I’m unsure what the right answer is here. He’s looking miffed. I’ve said something wrong. When in doubt, answer a question with a question.
“Well, don’t you?”
“No, not really,” he starts slowly. “I mean, if anything, I got the job because I take such good care of myself, but the work I did on my body was all for me.”
He then sits back and watches me, as if he’s placed a wrapped present in my lap and is waiting for a reaction.
“Cool. So how long have you been doing that job?”
This isn’t the answer he was looking for. He ignores my question and ploughs on, thumbing the gap between his pecs the entire time. My eyes are drawn to this action; I half-expect his chest to open and the barrel of a gun to poke out.
“I believe everybody has a responsibility to look after their body, and to be the healthiest they can be,” he says.
“Oh, I agree.”
He looks at me, his eyes deliberately moving from my forehead down to as far as he can see over the table, to my stomach. I wouldn’t be at all surprised if he peeked under the table to get a shot of my legs. Finally, he speaks. Just two words, which aim to cut right through me like a sushi knife.
“Do you?”
One corner of his mouth turns up as if being pulled by piano wire. “I mean, do you go the gym?”
I tell him that I do, and that I also run.
“Well, A for effort,” he drawls, stirring his drink like he’s getting busy with a cauldron. “But for attainment, well…” He giggles.
I shift uncomfortably in my seat. “I don’t have time to sweat it out in the gym all day,” I reply, as coolly as I can muster. “And anyway, I’ve got better things to do with my time.”

He eyes me suspiciously. “Well, my body to me is like a project. I want to improve it, to look great. I… sculpt it. Yeah, sculpt… into the look I want. Y’know?”
“And it looks great,” I nod. “But having a banging bod isn’t the be-all and end-all.”
“Isn’t it, [my name]? Isn’t it?” He leans forward, finally removing his finger from his chest and jabbing it into the table.
“Well, unless you’re about to get painted by Michelangelo or appear in an Abercrombie & Fitch catalogue, having the perfect physique isn’t going to get you very far,” I answer, rather stupidly forgetting athletes and other sporting heroes.

He stands up. “I couldn’t disagree more. Drink?” And with that, he slopes over to the bar, pouring his lithe form onto a stool while he leans over the bar and flirts with the tanned, taut server.
He lingers at the bar rather longer than I would consider appropriate, but I’m in no hurry for him to return. I casually cast my eye over his behind while he chats to the barman. It is pert and perfectly rounded; it shows every hour spent on it on the gym hasn’t been in vain. I can’t help but think some of those hours might have been better served in its owner developing a personality, but who am I to judge, with my lumps and bumps? Nobody is exactly queueing up to fuck my brain. Oh, he’s back.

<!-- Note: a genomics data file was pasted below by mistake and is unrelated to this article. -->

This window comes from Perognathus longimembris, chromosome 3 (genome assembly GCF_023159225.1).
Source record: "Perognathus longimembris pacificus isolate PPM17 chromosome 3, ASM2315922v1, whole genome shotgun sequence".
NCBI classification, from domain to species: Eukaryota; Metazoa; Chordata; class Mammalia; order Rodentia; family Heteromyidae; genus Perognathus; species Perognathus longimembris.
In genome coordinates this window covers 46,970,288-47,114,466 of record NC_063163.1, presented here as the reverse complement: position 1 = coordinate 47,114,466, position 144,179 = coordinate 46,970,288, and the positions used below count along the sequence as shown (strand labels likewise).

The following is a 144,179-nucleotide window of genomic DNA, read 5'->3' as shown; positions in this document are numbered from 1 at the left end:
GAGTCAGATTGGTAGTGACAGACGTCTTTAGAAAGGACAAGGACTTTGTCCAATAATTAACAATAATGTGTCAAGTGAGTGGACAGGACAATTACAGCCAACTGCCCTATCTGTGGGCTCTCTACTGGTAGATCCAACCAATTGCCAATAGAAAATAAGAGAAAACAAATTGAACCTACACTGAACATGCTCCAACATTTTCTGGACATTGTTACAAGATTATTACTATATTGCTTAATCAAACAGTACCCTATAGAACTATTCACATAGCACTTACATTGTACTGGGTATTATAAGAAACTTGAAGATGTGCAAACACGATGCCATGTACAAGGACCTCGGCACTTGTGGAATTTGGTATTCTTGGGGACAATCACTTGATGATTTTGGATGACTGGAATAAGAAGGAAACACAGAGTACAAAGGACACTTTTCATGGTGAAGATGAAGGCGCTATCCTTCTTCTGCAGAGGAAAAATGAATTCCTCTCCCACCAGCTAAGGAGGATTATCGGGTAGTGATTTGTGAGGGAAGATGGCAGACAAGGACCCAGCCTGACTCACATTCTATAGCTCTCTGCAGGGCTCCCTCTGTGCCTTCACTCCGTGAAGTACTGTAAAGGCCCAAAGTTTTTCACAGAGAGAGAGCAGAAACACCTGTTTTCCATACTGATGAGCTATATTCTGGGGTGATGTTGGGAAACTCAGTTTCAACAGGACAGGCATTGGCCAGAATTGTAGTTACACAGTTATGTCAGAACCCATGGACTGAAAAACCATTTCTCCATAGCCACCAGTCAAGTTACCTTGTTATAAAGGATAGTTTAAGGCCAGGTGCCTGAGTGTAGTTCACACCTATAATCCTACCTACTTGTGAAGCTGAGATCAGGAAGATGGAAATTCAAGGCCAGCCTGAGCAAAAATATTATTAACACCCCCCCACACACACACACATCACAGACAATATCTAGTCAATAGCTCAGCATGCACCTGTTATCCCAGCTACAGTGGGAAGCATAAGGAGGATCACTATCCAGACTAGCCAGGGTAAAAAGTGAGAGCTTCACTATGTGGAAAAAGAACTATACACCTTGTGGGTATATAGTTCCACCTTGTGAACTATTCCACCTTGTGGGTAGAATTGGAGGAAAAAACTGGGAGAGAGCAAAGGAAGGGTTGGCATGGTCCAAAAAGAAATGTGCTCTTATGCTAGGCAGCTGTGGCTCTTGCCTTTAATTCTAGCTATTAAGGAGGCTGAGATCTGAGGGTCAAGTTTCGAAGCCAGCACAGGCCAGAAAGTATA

I attempt a change in conversation topic, but he is fascinated by my opinion that the quest for the perfect body isn’t high on my list. He really can’t understand it. To hammer home the point, he sits forward in his chair and exclaims: “I can’t believe you don’t want to be the absolute best you can be. It’s mad.”
Wincing, I reply that I do strive to do my best, in most things at least. “My career and friends and family are important to me,” I say, “but being muscle-bound isn’t high on the agenda. As long as I’m healthy and look OK in a T-shirt, that’s fine by me.”
He’s amazed, and clearly thinks I’m deluded, as he then begins to outline a workout programme that will help me achieve his ideal. I admire his tenacity if nothing else.
“Would it be fair to say you couldn’t go out with someone who didn’t have a perfect body?” I prod gently, noticing that I’m nearing the end of my drink.
He considers. His pecs twitch. “I don’t want to be with someone who’s lazy, no,” he answers, totally without malice. I laugh at the ridiculousness of this statement. My glass is empty.
I have two options here. I can bring things to a close and leave the bar, his words about my corporeal inadequacies ringing in my ears, or I can stay for another drink and try the ultimate challenge – to see if I can get this uptight gym bunny to chill out a bit. I imagine my living room, hot and uncomfortable. Hollow. Rather like my date.

I stand and smooth down the front of my trousers. “I’m going to the bar,” I smile. “Do you think that temple-like body of yours could survive another drink?”

Post-date rating: 5.5/10
Date in one sentence: The body beautiful forgets to concentrate its energies on the brain.